Tip: Get the audience excited about your goals and the big picture.

After briefing the audience on the driving principles of the design, Katherine informed the crowd that they would be participating in developing some content. And there would not be much time to do it.  In fact, the crowd had 20 minutes to self organize, brainstorm and distill a single idea into something actionable.

Having an incredibly small amount of time to work made people quickly assign themselves into groups and hit the ground running. Since there was no time to entertain social anxieties or analyze what we were about to do, people focused on doing.

Tip: Tightly time box the exercise.

I’m always fascinated by human behavior in groups. Anytime you get people together who need to make decisions, there are consistent roles that emerge. There is always someone who steps in and takes a leadership role driving the group forward. Someone facilitates, keeping the group on track, watching the time and making sure the rules are followed. And there are others who prefer to be scribes and the hands on people molding the group’s idea into the tangible. In my group, we had been given a theme. We explored several options before selecting the idea to pursue based on the time remaining.

Each of us had received a hand out with the instructions, guidelines and the principles that the result should embody. We all referenced these documents repeatedly. It was a lot of information, but it was laid out in a way that made each topic easy to reference. When questions arose, we were able to find the answer without seeking out the organizers or other groups. This event had over 60 attendees. It would have been disastrous if the organizers would have needed to provide individual guidance to each team.

Tip: Write down and distribute the instructions and supporting information so that the participants can reference it when needed.

Each group was able to submit their work using the actual beta software. This was great because there was an invitation for continued engagement via the software. The interaction gave us a familiarity and head start working with it. In addition to the ongoing involvement, participants would have a way to keep up on the progress of the project through the software.

Tip: Provide ways to continue the participation and make the path to engagement clear.


Tip: Let people see the value that came out of their contribution.

Part of the continued engagement allowed participants to compete for $50 gift certificates to Kohls for each member of the winning team, and tickets to a Present Music Concert in Milwaukee. Who doesn’t enjoy a little friendly competition?

Tip: Reward participants for their time.

The other event was the Leap Day Event for the Creative Alliance of Milwaukee. This organization is in it’s beginning stages of development. The individuals gathered ranged from working artists to corporate recruiters all interested in developing the creative industries in the Milwaukee area. The goal of the event was to have attendees explore the vision and strategic plan of the organization. Facilitating the event, Bob Schwartz and were members of the GE Global Design team.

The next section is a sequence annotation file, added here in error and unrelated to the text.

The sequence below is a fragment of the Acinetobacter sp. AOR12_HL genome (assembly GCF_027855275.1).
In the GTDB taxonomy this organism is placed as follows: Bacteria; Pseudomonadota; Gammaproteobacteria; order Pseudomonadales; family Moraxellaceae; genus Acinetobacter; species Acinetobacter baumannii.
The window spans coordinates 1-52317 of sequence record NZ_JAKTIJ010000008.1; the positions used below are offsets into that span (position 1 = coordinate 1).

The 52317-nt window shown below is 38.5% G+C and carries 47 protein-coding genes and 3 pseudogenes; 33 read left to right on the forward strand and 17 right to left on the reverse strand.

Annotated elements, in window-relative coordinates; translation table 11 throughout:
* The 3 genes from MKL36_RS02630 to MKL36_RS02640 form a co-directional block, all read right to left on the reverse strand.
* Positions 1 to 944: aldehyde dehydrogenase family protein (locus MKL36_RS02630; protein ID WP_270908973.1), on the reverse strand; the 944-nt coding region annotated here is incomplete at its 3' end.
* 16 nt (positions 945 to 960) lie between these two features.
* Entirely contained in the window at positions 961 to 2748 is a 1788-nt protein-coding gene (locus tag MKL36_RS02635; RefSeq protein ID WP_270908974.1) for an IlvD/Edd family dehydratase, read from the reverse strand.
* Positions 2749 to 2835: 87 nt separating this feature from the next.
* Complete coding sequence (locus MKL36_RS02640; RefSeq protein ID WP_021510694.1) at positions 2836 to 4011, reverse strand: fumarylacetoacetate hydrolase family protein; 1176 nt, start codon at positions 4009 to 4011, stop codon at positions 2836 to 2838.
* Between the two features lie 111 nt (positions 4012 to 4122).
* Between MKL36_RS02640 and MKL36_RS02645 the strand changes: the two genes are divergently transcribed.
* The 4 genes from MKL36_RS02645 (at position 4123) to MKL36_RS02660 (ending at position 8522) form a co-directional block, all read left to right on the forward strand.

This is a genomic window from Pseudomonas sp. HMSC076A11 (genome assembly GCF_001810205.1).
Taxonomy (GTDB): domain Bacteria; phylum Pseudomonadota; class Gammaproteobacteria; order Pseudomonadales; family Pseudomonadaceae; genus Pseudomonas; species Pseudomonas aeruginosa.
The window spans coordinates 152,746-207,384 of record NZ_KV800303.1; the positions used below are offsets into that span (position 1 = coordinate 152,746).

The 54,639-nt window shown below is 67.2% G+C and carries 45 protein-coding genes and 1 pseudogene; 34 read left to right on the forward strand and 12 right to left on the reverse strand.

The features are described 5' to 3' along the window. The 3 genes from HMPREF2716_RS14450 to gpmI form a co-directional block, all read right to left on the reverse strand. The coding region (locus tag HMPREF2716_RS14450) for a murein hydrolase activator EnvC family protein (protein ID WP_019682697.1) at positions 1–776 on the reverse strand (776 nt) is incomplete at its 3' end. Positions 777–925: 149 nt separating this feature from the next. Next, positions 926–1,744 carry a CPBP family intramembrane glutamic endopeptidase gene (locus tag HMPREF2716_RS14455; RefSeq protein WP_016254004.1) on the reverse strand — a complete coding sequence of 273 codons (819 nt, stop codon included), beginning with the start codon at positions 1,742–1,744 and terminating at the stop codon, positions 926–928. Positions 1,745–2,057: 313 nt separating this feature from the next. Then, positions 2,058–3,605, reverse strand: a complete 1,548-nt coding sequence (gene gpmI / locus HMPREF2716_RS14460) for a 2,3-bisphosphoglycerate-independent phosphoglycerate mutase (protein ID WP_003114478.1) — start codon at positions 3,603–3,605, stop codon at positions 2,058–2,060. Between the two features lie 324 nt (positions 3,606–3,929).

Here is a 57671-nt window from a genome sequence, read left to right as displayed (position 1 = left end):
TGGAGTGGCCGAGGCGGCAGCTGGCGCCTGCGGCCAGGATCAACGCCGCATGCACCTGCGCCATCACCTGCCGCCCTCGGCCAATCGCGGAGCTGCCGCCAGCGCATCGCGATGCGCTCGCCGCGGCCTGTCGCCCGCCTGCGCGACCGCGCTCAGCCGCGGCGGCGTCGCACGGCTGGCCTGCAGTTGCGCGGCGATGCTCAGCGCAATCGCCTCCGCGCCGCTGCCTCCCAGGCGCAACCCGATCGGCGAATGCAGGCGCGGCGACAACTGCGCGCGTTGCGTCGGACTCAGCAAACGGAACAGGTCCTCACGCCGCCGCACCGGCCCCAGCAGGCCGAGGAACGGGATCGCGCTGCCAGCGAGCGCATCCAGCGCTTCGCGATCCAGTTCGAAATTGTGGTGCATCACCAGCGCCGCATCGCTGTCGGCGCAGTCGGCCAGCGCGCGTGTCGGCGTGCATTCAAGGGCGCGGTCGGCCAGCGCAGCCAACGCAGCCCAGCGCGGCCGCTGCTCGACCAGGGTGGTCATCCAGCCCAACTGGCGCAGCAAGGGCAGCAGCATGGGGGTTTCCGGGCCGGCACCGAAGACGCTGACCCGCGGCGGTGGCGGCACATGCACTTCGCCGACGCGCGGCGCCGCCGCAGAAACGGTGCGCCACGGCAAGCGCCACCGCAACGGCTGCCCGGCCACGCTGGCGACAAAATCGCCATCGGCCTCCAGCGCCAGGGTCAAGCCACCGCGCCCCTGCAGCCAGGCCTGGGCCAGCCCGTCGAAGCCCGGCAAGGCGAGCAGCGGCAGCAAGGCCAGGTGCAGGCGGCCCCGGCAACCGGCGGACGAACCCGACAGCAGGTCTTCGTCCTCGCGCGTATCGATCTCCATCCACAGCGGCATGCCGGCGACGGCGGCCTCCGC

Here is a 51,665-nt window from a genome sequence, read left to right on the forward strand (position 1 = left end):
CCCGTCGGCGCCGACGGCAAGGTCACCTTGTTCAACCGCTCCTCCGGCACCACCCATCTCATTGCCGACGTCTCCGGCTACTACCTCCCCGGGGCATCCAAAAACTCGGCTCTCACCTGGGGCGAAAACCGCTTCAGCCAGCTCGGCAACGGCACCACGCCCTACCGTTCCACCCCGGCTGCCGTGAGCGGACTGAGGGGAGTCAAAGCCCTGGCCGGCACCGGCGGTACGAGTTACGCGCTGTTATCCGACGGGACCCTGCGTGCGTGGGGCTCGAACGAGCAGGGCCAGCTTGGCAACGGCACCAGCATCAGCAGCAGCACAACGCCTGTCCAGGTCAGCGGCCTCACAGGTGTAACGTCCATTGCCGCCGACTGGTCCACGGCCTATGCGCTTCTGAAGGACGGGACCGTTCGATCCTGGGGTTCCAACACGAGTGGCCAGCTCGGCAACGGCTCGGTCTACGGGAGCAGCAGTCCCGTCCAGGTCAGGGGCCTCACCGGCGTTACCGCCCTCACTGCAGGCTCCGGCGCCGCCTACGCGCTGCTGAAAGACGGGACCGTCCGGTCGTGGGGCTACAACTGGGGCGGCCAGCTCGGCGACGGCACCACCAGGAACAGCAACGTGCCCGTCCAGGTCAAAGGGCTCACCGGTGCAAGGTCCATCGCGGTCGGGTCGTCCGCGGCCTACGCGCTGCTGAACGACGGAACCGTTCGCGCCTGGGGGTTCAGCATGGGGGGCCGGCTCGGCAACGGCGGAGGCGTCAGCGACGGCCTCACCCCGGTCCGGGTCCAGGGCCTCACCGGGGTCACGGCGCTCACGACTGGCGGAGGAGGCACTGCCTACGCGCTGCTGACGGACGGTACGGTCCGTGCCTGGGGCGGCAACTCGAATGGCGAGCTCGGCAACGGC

After a presentation of the vision and strategic plan, the team introduced themselves with great enthusiasm and the project in which we were invited to participate. Everyone had been given a number upon arrival that indicated the group with which they would work. Similar to the RadMatter exercise, each team was given a set of written instructions that clearly detailed the exercise instructions and goal.

The teams were given 20 minutes to complete their project using community stores of supplies. Magazines, newspapers, markers, glue, glitter…all fun things that most of us used as kids. This really helped set the mood and keep participants from worrying about achieving perfection. They even went so far as to disallow scissors. We were exploring abstract ideas such as vision and strategy through visual collage.

Tip: Use materials that focus participants on the ideas not perfect execution.

It was a fun exercise and I was surprised how well our little team of 3 worked together. We brainstormed, revised, distilled ideas, and compromised. We completed our project at the buzzer and felt good. All of the teams then placed their masterpiece in the gallery area and everyone was given time to mill about, network, and look at what the other teams created.

Tip: Make it fun

To wrap up, each team was asked to have a representative present their project to the entire group and explain what they did. It was fabulous to see the excitement and energy created by going through the collaborative effort in such a limited time. The organization was able to capture a wealth of information about the groups attitudes and ideas from this exercise while at the same time energizing those who will become the drivers of the organization. The GE team then created a mural showing the long term vision of the organization. It was a nice, although obvious, metaphor conveying that everyone there could contribute to making the vision a reality.

Tip: Give everyone an opportunity to see what the other teams created.

The vision of Milwaukee as a hub of creative commerce fulfilled

What did these two events have in common that made them successful?

  • Each event selected an audience that had common goals.
  • They began by reviewing those goals and getting people energized around the common mission.
  • The audience was quickly transitioned into the exercise. No time to belabor they whys and wherefores of what was about to be done. Just get to it.
  • Organizing into teams was quick and easy.
  • The events were so tightly time boxed that the teams weren’t sure they could complete what they needed to do in that time. This got people moving and removed any anxiety about perfection.
  • The directions and relevant information was printed out and the participants could refer to it again and again during the mad dash.
  • There was a final product completed at the end.
  • Everyone had great opportunity to meet others during the event.
  • People understood how their work would contribute to the overall vision
  • Invitation for engagement beyond the exercise.

The other factor which had a big impact on their success, was the confidence and enthusiasm of the facilitators. They were truly excited about what everyone was about to do. That energy was contagious. They also gave the teams room to figure things out and didn’t jump in when we had that initial “What are we doing now?” moment. The direction was clearly given, enthusiastically and they trusted the participants to do the work. Perhaps those were the most important factors to successful crowd sourcing.